- Kids Fiction
- Artemis Fowl: How to Be a LEPrecon: Your Guide to the Gear, Gadgets, and Goings-on of the World's Most Elite Fairy Force
Artemis Fowl: How to Be a LEPrecon: Your Guide to the Gear, Gadgets, and Goings-on of the World's Most Elite Fairy Force
There's no team better suited to giving Artemis Fowl fans a fairy-level look at the LEP and the world beyond than Foaly, Commander Root, and Holly. With inside access granted by the LEP's finest, readers will get unprecedented insight into the inner-workings of the LEP, the enchanting subterranean world of fairies, and the fairy perspectives on the world above.
Disney's "Artemis Fowl," based on the beloved book by Eoin Colfer, is a fantastical, spellbinding adventure that follows the journey of 12-year-old genius Artemis Fowl, a descendant of a long line of criminal masterminds, as he seeks to find his father who has mysteriously disappeared. With the help of his loyal protector Butler, Artemis sets out to find him, and in doing so uncovers an ancient, underground civilization-the amazingly advanced world of fairies. Deducing that his father's disappearance is somehow connected to the secretive, reclusive fairy world, cunning Artemis concocts a dangerous plan-so dangerous that he ultimately finds himself in a perilous war of wits with the all-powerful fairies.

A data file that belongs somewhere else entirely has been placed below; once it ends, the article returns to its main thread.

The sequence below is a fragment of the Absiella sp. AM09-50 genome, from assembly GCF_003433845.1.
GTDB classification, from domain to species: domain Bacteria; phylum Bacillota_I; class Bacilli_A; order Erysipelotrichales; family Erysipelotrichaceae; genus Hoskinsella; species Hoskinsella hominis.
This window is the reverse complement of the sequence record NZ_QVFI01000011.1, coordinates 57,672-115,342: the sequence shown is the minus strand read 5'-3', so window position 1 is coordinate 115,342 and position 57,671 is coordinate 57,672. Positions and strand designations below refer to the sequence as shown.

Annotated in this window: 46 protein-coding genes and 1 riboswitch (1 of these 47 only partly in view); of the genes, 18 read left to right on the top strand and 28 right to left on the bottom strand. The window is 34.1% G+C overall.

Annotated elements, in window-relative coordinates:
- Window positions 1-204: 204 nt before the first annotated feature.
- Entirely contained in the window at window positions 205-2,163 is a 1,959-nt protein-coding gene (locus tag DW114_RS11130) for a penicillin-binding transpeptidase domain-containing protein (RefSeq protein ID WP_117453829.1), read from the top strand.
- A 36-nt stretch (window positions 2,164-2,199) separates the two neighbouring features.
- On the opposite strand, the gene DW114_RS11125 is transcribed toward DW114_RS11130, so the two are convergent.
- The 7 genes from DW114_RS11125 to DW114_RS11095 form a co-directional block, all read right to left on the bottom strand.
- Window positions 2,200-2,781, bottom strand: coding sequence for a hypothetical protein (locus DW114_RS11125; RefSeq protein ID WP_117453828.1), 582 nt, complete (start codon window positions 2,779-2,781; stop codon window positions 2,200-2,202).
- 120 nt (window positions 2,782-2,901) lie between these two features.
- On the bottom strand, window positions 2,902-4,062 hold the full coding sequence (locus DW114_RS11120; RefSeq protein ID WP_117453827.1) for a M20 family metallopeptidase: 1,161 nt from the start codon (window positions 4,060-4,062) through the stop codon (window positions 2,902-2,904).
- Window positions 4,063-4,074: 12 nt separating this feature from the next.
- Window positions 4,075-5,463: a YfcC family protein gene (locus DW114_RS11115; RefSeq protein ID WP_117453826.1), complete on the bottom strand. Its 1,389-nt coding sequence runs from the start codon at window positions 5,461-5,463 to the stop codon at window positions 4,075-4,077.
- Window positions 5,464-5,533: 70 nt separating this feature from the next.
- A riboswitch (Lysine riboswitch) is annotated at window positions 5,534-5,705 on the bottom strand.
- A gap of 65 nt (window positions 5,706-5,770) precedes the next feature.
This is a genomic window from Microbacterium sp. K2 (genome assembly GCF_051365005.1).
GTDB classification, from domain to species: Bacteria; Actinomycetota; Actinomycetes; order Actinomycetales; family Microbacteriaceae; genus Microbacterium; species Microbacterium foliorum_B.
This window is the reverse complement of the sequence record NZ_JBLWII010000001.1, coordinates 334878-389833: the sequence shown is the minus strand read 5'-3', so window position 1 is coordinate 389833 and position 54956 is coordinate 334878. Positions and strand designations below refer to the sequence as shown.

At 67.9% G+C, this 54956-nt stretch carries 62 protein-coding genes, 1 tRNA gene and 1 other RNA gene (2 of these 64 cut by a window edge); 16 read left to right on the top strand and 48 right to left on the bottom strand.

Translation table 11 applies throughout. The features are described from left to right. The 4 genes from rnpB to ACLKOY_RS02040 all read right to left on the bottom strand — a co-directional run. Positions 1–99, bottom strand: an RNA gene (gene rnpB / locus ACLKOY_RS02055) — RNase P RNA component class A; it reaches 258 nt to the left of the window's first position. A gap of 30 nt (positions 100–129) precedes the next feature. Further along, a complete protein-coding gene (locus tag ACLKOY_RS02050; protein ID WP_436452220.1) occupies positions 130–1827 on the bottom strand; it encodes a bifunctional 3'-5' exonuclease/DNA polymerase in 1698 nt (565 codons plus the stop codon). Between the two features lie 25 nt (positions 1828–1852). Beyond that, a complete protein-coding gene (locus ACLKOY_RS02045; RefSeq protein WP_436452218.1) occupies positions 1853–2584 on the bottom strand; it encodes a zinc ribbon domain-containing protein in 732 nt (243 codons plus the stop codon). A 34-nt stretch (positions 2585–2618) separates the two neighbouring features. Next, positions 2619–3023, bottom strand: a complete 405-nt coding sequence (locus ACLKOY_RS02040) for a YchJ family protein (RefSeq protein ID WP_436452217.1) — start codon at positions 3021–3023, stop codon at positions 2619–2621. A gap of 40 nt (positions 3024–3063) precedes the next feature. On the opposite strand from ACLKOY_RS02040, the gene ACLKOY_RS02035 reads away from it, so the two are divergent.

"Artemis Fowl" is directed by Kenneth Branagh and stars Ferdia Shaw, Lara McDonnell, Tamara Smart, Nonzo Anozie, with Josh Gad, and Judi Dench.
Instead of focusing on Artemis, the evil criminal mastermind at war with the fairy realm in the seven book series, this guide book is meant to be a translation and interpretation of the fairy tome, The Book of the People, and there a number of side notes from Holly Short, one of the main fairy characters, littering the pages.
There are several catalogs in the book that are very helpful, especially if its been a while since one has read the series. There are descriptions, with very nice drawings, of the different creatures that people the fairy realm, similar entries of the main characters in the books, complete with their characteristics and main accomplishments, and a really fun section detailing all of the gadgets and buildings used in the books. The pencil drawings by Andre Pelaes and Carlos Tron really bring the characters and settings to life.
In addition to these descriptions, there are some illustrative stories offered by way of illuminating certain parts of the manual. We hear from Jeffrey Wigglebottom, who was seen by Mud People, Pidge Plank, who tells a cautionary tale of trying to enter a human dwelling without permission, and an incident report from Officer Root about why its important to fully understand one's equipment. These are fun auxiliary tales to get back into the swing of the series, if it hasn't been read in a while.